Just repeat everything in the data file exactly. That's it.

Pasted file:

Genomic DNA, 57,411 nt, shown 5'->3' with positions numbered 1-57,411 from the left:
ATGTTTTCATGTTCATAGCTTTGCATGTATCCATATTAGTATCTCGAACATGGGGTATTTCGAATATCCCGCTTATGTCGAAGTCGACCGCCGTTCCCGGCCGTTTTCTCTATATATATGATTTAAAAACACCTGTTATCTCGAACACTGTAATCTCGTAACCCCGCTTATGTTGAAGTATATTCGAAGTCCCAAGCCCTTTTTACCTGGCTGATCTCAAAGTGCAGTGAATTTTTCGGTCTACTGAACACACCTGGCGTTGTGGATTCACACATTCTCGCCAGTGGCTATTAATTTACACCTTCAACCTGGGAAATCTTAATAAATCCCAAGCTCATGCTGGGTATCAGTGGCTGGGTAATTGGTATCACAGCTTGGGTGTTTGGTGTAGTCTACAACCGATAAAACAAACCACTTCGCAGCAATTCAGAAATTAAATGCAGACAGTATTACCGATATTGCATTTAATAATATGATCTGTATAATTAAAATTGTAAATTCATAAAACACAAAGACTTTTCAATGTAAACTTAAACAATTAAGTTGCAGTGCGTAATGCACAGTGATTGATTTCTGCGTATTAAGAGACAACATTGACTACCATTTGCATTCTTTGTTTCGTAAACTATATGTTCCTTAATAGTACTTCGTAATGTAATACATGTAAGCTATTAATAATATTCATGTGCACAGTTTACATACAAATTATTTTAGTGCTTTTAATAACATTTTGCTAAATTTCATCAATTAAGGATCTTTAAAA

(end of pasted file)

Genomic DNA, 57,411 nt, shown 5'->3' with positions numbered 1-57,411 from the left:
ATGTTTTCATGTTCATAGCTTTGCATGTATCCATATTAGTATCTCGAACATGGGGTATTTCGAATATCCCGCTTATGTCGAAGTCGACCGCCGTTCCCGGCCGTTTTCTCTATATATATGATTTAAAAACACCTGTTATCTCGAACACTGTAATCTCGTAACCCCGCTTATGTTGAAGTATATTCGAAGTCCCAAGCCCTTTTTACCTGGCTGATCTCAAAGTGCAGTGAATTTTTCGGTCTACTGAACACACCTGGCGTTGTGGATTCACACATTCTCGCCAGTGGCTATTAATTTACACCTTCAACCTGGGAAATCTTAATAAATCCCAAGCTCATGCTGGGTATCAGTGGCTGGGTAATTGGTATCACAGCTTGGGTGTTTGGTGTAGTCTACAACCGATAAAACAAACCACTTCGCAGCAATTCAGAAATTAAATGCAGACAGTATTACCGATATTGCATTTAATAATATGATCTGTATAATTAAAATTGTAAATTCATAAAACACAAAGACTTTTCAATGTAAACTTAAACAATTAAGTTGCAGTGCGTAATGCACAGTGATTGATTTCTGCGTATTAAGAGACAACATTGACTACCATTTGCATTCTTTGTTTCGTAAACTATATGTTCCTTAATAGTACTTCGTAATGTAATACATGTAAGCTATTAATAATATTCATGTGCACAGTTTACATACAAATTATTTTAGTGCTTTTAATAACATTTTGCTAAATTTCATCAATTAAGGATCTTTAAAA